Detailed examination of rocks nestled thousands of feet beneath the ocean floor revealed life in plutonic rocks of the lower oceanic crust. Shown here is a thin section photomicrograph mosaic of one of the samples. Credit: Frieder Klein, Woods Hole Oceanographic Institution
Life can often seem rare and fragile, but we living things have well and truly infiltrated Earth. Microorganisms just keep cropping up in unexpected times and extreme places, the latest of those being deep below the seafloor, in Earth's lower crust.


Scientists from Woods Hole Oceanographic Institution (WHOI) reveal how microorganisms could survive in rocks nestled thousands of feet beneath the ocean floor in the lower oceanic crust, in a study published in Nature.

The first analysis of messenger RNA—genetic material containing instructions for making different proteins—from this remote region of Earth, coupled with measurements of enzyme activities, microscopy, cultures, and biomarker analyses provides evidence of a low biomass, but diverse community of microbes that includes heterotrophs that obtain their carbon from other living (or dead) organisms.



“Organisms eking out an existence far beneath the seafloor live in a hostile environment,” says Dr. Paraskevi (Vivian) Mara, a WHOI biochemist and one of the lead authors of the paper. Scarce resources find their way into the seabed through seawater and subsurface fluids that circulate through fractures in the rock and carry inorganic and organic compounds.

To see what kinds of microbes live at these extremes and what they do to survive, researchers collected rock samples from the lower oceanic crust over three months aboard the International Ocean Discovery Program Expedition 360.

The research vessel traveled to an underwater ridge called Atlantis Bank that cuts across the Southern Indian Ocean. There, tectonic activity exposes the lower oceanic crust at the seafloor, “providing convenient access to an otherwise largely inaccessible realm,” write the authors.

Researchers combed the rocks for genetic material and other organic molecules, performed cell counts, and cultured samples in the lab to aid in their search for life. “We applied a completely new cocktail of methods to really try to explore these precious samples as intensively as we could,” says Dr. Virginia Edgcomb, a microbiologist at WHOI, the lead PI of the project, and a co-author of the paper. “All together, the data start to paint a story.”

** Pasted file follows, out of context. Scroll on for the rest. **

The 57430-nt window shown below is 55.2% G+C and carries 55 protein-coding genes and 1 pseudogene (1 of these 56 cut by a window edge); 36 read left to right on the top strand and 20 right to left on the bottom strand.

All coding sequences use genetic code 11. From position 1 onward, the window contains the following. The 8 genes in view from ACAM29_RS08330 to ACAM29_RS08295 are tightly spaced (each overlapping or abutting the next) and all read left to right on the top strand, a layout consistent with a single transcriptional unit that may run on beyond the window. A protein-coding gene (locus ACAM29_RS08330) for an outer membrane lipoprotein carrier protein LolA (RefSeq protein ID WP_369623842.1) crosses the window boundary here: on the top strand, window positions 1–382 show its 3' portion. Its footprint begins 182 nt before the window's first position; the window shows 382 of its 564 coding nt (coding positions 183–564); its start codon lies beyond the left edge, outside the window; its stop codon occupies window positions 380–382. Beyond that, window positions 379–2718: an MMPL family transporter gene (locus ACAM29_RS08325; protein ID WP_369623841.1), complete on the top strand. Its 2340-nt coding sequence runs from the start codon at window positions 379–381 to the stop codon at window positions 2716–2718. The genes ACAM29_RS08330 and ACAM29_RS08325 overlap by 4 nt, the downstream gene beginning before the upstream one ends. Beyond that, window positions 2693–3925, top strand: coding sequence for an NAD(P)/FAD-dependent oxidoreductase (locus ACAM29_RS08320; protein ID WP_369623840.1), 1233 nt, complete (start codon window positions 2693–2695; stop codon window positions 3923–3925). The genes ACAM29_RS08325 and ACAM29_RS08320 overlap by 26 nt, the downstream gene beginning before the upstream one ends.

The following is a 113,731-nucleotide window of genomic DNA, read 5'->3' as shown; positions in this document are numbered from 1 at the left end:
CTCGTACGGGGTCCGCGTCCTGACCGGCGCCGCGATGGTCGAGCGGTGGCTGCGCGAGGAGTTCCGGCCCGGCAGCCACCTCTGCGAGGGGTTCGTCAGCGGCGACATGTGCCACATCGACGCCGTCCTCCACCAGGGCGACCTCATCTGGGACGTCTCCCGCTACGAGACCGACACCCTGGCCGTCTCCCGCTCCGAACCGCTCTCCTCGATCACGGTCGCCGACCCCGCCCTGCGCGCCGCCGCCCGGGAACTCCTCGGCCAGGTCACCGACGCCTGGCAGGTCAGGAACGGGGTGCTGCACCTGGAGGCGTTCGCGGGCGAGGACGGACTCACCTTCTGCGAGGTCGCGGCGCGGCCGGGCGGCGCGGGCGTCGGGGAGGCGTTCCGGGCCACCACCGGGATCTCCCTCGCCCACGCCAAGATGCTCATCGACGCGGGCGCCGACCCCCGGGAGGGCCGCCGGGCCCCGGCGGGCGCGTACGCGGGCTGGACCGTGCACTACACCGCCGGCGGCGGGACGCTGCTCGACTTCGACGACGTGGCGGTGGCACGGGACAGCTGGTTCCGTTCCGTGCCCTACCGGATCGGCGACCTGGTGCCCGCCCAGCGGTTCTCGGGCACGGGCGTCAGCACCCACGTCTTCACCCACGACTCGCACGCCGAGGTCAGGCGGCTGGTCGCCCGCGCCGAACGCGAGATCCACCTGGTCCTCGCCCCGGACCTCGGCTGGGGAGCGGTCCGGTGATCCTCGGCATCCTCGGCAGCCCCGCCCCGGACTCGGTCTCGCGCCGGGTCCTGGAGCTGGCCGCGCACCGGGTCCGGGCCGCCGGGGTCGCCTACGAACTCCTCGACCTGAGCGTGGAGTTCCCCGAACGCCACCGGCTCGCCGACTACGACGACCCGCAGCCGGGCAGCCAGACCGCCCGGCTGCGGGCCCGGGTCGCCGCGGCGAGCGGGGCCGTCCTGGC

By isolating messenger RNA and analyzing the expression of genes—the instructions for different metabolic processes—researchers showed evidence that microorganisms far beneath the ocean express genes  for a diverse array of survival strategies. Some microbes appeared to have the ability to store carbon in their cells, so they could stockpile for times of shortage.

Others had indications they could process nitrogen and sulfur to generate energy, produce Vitamin E and B12, recycle amino acids, and pluck out carbon from hard-to-breakdown compounds called polyaromatic hydrocarbons. “They seem very frugal,” says Edgcomb.

This rare view of life in the far reaches of the earth extends our view of carbon cycling beneath the seafloor, Edgcomb says. “If you look at the volume of the deep biosphere, including the lower oceanic crust, even at a very slow metabolic rate, it could equate to significant amounts of carbon.”



The above story is based on materials provided by Woods Hole Oceanographic Institution.
 
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